Over 50 San Jose Firefighters Set to be Laid Off
San Jose Mercury News via YellowBrix
July 30, 2010
SAN JOSE, CA – More than 50 San Jose firefighters were set to lose their jobs in a matter of hours Thursday night as the city struggled to close an $118 million budget gap.
Firefighters were also upset because the city may drastically change the way labor contract disputes are resolved.
Mayor Chuck Reed had a polite but tense meeting with representatives from the San Jose firefighters union Thursday as the city and union continue to battle over two budget issues.
First, the San Jose City Manager and union are at impasse on a labor contract, millions of dollars apart with no new talks scheduled. The impasse will force 53 of the city’s 720 firefighters to be officially laid off at 8 a.m. Friday morning.
“We know it’s going to put the community at risk, their property at risk,” said Firefighters Union President Randy Sekany. “Then it’s going to put the firefighters at greater risk.
Reed argued the city’s dire financial situation required that the burden be shared across the board.
“Every department had to take some hits: police department, fire department, parks and recreation, neighborhood services, management,” said Reed. “You name it. Everybody took some hits."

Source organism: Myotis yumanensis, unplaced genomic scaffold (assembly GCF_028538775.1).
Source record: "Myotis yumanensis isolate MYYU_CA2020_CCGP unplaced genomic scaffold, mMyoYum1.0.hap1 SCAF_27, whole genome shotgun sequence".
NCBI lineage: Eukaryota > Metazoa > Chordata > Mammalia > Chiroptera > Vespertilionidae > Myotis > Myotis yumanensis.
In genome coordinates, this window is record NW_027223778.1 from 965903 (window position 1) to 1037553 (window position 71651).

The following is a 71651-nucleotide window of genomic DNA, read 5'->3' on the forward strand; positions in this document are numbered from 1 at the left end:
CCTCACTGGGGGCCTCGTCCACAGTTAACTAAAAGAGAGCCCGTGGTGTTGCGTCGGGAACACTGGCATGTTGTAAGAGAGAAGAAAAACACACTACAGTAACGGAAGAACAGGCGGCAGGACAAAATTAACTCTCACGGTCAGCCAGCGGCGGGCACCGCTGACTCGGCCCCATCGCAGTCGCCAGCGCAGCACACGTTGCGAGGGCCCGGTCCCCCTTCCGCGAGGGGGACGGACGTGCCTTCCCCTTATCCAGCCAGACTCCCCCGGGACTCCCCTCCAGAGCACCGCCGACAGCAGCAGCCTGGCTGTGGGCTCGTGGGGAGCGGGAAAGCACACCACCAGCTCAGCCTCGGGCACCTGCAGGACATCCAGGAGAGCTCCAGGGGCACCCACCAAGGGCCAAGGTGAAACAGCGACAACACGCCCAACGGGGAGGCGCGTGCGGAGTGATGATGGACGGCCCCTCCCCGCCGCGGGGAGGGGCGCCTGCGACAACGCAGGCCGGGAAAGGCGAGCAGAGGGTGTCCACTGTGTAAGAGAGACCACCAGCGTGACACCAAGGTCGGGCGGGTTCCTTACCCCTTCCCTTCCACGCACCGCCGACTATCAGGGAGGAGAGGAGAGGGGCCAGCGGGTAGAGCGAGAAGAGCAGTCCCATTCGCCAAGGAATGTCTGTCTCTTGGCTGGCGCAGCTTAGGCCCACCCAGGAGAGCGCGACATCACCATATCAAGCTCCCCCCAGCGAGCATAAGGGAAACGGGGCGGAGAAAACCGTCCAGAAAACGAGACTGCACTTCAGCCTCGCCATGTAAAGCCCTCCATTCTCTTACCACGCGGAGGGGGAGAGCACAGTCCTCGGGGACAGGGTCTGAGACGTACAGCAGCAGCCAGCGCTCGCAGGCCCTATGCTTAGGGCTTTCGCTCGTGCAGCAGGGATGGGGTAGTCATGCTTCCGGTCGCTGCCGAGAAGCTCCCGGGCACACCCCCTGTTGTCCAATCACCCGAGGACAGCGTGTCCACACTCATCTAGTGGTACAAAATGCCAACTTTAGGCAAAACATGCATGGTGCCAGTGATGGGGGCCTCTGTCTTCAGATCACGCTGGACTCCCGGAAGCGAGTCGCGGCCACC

Ironically, the dispute seems headed to binding arbitration, a city charter process that allows an outside mediator to make the final decision.
But now Mayor wants a measure before voters in November that would limit the arbitrator’s authority.
“The city of San Jose has lost control over employee costs,” said Reed. “The average cost for a firefighter or police officer has doubled in the last 10 years.”
Angry union officials said a city charter change should follow months of public hearings, not a public vote on a ballot measure.
“Not ’Let’s come up with an idea – last minute – and throw it in,’” said Sekany. “And then somehow we’re going to educate the citizenry through the newspaper, sound bites and news clips. It’s not a safe way to conduct business.”
The city council will decide next Tuesday whether to put the ‘arbitration process’ before voters.